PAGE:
5 Worst Managerial Reigns at European Football's Biggest Clubs

Under new boss Santiago Solari, Real Madrid are beginning to see the light at the end of the tunnel after some dark days under his predecessor, Julen Lopetegui. The latter lasted just 14 games after a controversial appointment on the eve of the World Cup.

1. Julen Lopetegui - Real Madrid CF

As the manager of the Spanish national team, Lopetegui was able to weave managerial magic as La Roja remained unbeaten under his tenure, with an impressive 70% win rate.


Unfortunately, he wasn't able to replicate that kind of spellbinding form when he took over at Real Madrid, losing six and drawing two of the 14 games he took charge of. 


For starters, he lost his first competitive match as Real Madrid were eventually bested 4-2 by cross-city rivals Atlético Madrid in the UEFA Super Cup. 


A string of poor results followed, culminating in what was the final nail in the coffin: a 5-1 drubbing away at the Camp Nou in El Clásico at the end of October this year


Needless to say, he was sacked the next day.

2. Gary Neville - Valencia CF

From the Spanish capital to the Spanish coast, it's Gary Neville's dire stint at Valencia.


Following his younger brother Phil, the former Manchester United stalwart jetted off to Mestalla in the winter of 2015 to become the new Valencia manager. With the non-Spanish speaking pundit-turned-coach at the helm, Los Che had to wait nine games before a rare win in La Liga .


The Brothers Neville only managed three wins out of 16 games, drawing five and losing eight, which included a 7-0 historic humbling against Barcelona in the first leg of the semi final of the Copa del Rey. 


When he was eventually sacked in March 2016, Valencia were 14th in La Liga, had failed to keep a single clean sheet, and were six points off the drop zone. Qué pena...

3. Roy Hodgson - Liverpool

Keeping with the Spanish theme, after former Valencia 'mister' Rafa Benítez left Liverpool in 2010, he was replaced by the underwhelming, if experienced, Roy Hodgson. 


To be fair to the ex-Fulham manager, the Liverpool that Hodgson walked into was a shadow of its former self, burdened by the poor ownership and financial debts of Tom Hicks and George Gillett.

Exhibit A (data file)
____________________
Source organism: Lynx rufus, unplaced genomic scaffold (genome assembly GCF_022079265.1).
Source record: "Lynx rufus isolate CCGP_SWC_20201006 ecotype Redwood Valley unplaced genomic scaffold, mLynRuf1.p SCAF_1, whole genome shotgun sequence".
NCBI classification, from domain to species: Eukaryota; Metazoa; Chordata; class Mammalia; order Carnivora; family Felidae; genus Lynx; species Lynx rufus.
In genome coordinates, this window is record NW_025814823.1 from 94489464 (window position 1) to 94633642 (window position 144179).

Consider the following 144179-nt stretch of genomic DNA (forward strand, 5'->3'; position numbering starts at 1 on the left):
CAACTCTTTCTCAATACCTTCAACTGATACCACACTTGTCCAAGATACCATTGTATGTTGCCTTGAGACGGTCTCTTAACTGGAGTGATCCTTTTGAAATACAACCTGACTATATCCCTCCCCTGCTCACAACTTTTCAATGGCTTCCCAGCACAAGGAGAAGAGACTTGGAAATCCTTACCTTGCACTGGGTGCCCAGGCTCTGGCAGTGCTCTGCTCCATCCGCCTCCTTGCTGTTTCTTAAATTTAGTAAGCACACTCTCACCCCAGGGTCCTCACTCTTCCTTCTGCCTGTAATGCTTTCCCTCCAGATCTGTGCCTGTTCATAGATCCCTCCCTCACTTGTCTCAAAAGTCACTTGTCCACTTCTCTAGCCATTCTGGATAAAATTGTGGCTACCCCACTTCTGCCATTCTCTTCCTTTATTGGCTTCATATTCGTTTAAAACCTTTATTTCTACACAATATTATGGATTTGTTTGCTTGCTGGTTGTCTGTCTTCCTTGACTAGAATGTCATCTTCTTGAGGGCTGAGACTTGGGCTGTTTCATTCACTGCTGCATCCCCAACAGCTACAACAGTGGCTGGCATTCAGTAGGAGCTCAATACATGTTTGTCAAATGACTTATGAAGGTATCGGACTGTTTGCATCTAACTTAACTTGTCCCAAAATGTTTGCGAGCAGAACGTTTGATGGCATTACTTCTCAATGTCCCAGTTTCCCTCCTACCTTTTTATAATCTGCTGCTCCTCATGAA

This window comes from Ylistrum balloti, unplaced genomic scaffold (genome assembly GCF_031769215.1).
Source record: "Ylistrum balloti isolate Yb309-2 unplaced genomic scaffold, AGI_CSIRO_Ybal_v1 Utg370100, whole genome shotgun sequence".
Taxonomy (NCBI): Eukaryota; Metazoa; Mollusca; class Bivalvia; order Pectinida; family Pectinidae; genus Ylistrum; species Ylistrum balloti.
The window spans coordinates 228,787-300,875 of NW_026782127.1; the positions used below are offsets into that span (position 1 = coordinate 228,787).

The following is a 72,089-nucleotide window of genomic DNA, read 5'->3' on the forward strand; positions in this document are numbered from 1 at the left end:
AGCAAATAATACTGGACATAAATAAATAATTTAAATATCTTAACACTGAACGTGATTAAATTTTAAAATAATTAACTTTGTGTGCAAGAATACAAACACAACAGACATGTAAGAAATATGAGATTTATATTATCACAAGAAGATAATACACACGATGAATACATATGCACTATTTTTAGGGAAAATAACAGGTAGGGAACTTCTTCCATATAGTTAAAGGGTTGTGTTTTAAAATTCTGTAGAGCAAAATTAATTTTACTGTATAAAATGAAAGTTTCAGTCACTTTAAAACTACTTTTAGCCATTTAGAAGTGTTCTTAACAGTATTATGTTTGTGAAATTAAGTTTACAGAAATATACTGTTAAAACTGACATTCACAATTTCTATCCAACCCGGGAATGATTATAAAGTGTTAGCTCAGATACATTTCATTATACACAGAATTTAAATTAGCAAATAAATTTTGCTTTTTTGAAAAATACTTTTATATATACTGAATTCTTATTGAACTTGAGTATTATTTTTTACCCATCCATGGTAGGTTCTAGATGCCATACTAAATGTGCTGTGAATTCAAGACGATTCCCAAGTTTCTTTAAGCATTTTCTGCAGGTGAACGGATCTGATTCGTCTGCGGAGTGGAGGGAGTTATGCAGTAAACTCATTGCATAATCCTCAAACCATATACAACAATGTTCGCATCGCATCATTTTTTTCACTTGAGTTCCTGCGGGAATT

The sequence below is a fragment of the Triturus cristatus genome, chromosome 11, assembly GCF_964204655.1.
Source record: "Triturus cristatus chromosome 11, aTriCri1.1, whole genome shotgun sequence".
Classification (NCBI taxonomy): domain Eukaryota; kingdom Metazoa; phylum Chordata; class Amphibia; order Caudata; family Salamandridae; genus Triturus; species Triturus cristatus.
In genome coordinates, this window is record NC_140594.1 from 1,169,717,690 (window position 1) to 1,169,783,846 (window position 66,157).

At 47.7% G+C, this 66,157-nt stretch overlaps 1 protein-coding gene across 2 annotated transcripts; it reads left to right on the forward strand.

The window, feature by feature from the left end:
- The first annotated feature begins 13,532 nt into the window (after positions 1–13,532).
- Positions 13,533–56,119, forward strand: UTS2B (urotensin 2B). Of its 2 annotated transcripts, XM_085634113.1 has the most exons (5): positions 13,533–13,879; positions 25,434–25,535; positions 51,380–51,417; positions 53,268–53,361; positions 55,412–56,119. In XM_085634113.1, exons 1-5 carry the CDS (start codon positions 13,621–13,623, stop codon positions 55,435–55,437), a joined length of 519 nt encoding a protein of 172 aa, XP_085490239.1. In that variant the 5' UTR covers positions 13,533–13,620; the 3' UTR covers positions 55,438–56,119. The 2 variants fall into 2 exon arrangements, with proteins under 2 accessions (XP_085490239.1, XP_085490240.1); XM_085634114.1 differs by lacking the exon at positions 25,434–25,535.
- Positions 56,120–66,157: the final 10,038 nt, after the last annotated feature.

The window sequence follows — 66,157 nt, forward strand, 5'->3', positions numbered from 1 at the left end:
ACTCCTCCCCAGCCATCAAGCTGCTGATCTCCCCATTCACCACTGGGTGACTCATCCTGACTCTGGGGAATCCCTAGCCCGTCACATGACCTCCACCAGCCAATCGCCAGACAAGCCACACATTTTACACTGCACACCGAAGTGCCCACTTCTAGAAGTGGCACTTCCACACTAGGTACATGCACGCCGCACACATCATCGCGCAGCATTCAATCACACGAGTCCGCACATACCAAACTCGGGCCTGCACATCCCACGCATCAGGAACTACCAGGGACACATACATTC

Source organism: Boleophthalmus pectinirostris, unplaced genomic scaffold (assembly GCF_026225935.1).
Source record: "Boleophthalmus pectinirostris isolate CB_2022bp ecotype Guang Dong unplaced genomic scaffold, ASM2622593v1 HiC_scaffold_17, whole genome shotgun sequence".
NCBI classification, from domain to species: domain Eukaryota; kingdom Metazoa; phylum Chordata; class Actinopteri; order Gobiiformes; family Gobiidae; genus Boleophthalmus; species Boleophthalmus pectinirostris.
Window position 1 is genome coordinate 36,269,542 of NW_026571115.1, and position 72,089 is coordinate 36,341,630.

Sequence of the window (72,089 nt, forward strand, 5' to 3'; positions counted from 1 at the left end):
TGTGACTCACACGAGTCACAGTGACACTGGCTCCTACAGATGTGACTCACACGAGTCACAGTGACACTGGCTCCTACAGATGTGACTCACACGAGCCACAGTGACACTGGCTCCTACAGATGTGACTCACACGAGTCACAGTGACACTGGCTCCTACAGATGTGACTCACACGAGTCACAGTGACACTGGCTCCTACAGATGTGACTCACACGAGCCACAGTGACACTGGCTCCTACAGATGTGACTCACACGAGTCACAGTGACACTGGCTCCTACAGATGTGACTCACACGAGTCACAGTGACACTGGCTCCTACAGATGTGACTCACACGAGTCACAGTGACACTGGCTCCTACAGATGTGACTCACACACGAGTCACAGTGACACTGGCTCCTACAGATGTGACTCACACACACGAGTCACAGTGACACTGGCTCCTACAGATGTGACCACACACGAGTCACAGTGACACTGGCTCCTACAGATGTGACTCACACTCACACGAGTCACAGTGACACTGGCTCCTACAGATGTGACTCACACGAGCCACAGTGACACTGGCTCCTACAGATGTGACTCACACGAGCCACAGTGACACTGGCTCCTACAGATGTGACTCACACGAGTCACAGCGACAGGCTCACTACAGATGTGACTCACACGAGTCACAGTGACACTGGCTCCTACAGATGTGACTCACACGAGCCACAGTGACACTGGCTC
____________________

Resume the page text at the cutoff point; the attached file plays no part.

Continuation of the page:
But still, 13 wins in 31 games, a slew of defeats playing abject football, and losing on penalties at home to Northampton Town in the League Cup was eventually enough grounds for divorce for the Anfield top brass. He was dismissed in January 2011, after just six months at the helm.

4. David Moyes - Manchester United

"David Moyes is a football genius." Or so the banners read at Old Trafford. The former Everton  boss took over at Manchester United after Alex Ferguson retired in May 2013, having won the Premier League title. It seems that very fact proved to be Moyes' downfall at the Theatre of Dreams.


After 15 games as manager, Manchester United were ninth in the Premier League, and had suffered back-to-back league defeats at home for the first time since the 2001/02 season. 


By January 2014, Moyes' Red Devils were out of both domestic cups, having been knocked out by Swansea and Sunderland in the FA Cup and League Cup respectively. After losing 3-0 consecutively at home to both Liverpool and Manchester City, the infamous 'Moyes Out' banners were flown over Old Trafford. 


In April 2014, Moyes was sacked after 10 months in charge. Manchester United ended up missing out on Champions League football for the first time since 1995. 


Shockingly, by finishing seventh, it was the first time that they had been out of the top three since the Premier League started in 1992.

5. Jacques Santini - Tottenham Hotspur

Jacques Santini's 13-game managerial career at Tottenham Hotspur was as short as it was bleak. Taking over at the start of the 2004/06 season, under the Frenchman's leadership Spurs mustered only six Premier League goals.


The ill-fated Santini gave the classic 'personal reasons' excuse for leaving the club. However, there were more concrete rumours that he had dramatically clashed with sporting director Frank Arnesen and that, without a solid command of English, he couldn't command his squad.


At just over half a dozen games, Santini's reign at Spurs is the shortest in their history. 


Although they've had some dodgy moments under previous bosses Juande Ramos and George Graham, Santini's infamous reign is still most likely one of their worst.